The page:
Flash - The Doors in Denver, 1967

FD-84 Early Doors Poster from 1967 at University of Denver by Bob Schnepf. Also Captain Beefheart and Lothar and the Hand People, Sept 29-30, 1967 concert poster

Bob Schnepf 


Flash, The Doors in Denver, 1967


SECOND printing lithograph, Condition: Near Mint


Framed: 24 7/8" tall x 19" wide






Detail - wonderful expression of the sixties ideal

Close-up of Frame

Frame at angle


Yes there were other poster artists of the time! Bob Schnepf’s blinding white and yellow graphics gave this poster it’s nickname, Flash.  Schnepf deliberately juxtaposed the white and yellow colors to create the vibrating effect that colors too close on the color wheel will produce, something Victor Moscoco was doing in many of his posters with red and orange.



“A new singing group,” The Doors headlined and were still riding high following the Summer of Love  and their hit single Light My Fire.  It wasn’t all they played at this concert though as they had released their second album, Strange Days, two days before the show.  Listen to Light My Fire from the Sept 29 show by googling: “Doors Sept 19 1967 Denver Light My Fire”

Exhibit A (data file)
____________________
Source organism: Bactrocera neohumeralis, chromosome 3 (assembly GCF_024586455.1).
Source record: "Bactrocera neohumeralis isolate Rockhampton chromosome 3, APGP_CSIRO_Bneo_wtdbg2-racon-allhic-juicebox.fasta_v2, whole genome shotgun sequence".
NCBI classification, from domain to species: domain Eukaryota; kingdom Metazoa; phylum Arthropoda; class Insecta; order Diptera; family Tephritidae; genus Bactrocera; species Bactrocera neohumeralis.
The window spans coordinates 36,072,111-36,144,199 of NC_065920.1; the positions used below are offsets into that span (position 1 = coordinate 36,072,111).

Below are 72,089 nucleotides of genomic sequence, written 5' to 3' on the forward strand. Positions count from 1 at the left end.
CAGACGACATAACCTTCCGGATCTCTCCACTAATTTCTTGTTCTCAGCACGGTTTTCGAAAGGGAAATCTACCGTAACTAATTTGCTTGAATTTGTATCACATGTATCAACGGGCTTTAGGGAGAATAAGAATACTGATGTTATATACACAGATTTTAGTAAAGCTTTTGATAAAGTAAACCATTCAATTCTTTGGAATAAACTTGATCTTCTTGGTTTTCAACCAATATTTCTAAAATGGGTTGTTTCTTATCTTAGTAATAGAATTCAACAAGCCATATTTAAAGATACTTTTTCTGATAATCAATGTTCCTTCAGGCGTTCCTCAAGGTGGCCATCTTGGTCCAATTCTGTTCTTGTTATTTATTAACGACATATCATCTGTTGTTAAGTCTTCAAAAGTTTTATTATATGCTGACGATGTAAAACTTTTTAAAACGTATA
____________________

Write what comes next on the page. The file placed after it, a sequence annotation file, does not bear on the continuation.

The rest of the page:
The first night they played at University of Denver, and the second at the "Denver Dog," the theatre at 1601 West Evans Ave being leased by San Francisco-based rock dance promoter The Family Dog.



Lothar and the Hand People were a late-1960s psychedelic rock band known for its spacey music and pioneering use of the theremin and Moog modular synthesizer. The band's unusual appellation refers to a theremin nicknamed "Lothar", with the "Hand People" being the musicians in the band



The theremin is an electronic musical instrument controlled without physical contact by the thereminist (performer). The instrument's controlling section usually consists of two metal antennas that sense the relative position of the thereminist's hands and control oscillators for frequency with one hand, and amplitude (volume) with the other. The electric signals from the theremin are amplified and sent to a loudspeaker.



Robert Moog began building theremins in the 1950s, while he was a high-school student. Moog subsequently published a number of articles about building theremins, and sold theremin kits that were intended to be assembled by the customer. Moog credited what he learned from the experience as leading directly to his groundbreaking synthesizer, the Moog.



The first printing of this poster has gotten quite difficult to find and even this, the Second printing in Near Mint condition, is scarce.

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